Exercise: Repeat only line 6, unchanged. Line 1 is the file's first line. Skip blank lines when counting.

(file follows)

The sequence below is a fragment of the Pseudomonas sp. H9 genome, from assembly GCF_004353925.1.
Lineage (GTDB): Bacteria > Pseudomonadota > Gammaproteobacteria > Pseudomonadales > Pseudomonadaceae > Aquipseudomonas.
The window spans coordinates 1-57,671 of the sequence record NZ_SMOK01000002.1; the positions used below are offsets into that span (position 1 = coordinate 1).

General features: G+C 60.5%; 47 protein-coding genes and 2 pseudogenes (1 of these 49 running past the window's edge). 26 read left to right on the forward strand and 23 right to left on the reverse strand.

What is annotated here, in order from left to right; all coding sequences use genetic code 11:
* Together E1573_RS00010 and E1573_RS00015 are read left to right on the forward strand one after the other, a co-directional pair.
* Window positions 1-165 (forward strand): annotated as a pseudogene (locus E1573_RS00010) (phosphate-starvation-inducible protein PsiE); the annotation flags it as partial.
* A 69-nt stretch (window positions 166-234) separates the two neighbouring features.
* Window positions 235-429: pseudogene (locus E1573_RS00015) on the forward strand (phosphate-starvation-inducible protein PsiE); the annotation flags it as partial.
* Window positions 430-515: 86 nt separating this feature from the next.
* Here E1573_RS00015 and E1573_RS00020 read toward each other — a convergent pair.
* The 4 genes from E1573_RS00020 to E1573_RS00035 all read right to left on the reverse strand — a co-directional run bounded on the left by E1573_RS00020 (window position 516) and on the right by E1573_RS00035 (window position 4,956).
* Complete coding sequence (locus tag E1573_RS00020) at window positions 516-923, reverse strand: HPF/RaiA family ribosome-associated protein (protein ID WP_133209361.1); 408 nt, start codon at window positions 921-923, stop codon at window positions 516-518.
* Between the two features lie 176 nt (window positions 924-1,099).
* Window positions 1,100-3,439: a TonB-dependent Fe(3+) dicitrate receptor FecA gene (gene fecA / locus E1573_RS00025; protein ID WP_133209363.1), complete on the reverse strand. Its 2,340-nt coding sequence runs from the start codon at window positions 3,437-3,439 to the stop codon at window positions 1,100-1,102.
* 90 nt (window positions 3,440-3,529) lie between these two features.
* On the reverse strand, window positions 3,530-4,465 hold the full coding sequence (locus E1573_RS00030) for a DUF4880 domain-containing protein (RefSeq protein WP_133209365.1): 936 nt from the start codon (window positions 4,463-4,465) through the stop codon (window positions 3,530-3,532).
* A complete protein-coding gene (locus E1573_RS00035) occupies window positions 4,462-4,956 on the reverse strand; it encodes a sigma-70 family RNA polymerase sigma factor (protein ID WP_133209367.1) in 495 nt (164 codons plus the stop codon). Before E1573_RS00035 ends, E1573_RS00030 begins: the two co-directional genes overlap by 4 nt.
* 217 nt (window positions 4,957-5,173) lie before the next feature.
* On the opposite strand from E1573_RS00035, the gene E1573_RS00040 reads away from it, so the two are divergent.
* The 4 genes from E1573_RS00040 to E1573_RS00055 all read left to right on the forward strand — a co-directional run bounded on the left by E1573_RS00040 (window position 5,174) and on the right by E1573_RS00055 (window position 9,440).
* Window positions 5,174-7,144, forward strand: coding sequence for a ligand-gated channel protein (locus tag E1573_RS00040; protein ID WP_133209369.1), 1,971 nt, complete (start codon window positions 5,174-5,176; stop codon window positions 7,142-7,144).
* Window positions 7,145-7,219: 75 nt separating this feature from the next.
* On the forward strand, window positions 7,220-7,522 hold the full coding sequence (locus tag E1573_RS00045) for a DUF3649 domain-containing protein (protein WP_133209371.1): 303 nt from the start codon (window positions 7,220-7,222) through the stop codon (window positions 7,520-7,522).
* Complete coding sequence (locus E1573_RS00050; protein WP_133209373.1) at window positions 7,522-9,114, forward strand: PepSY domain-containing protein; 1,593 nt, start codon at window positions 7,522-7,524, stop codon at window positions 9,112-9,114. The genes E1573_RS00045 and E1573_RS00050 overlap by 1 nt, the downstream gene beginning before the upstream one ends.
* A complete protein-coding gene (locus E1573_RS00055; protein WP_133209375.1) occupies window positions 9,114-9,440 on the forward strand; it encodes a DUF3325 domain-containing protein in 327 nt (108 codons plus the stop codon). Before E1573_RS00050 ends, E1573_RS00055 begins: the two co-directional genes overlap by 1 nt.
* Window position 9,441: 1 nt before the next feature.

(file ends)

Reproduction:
* Together E1573_RS00010 and E1573_RS00015 are read left to right on the forward strand one after the other, a co-directional pair.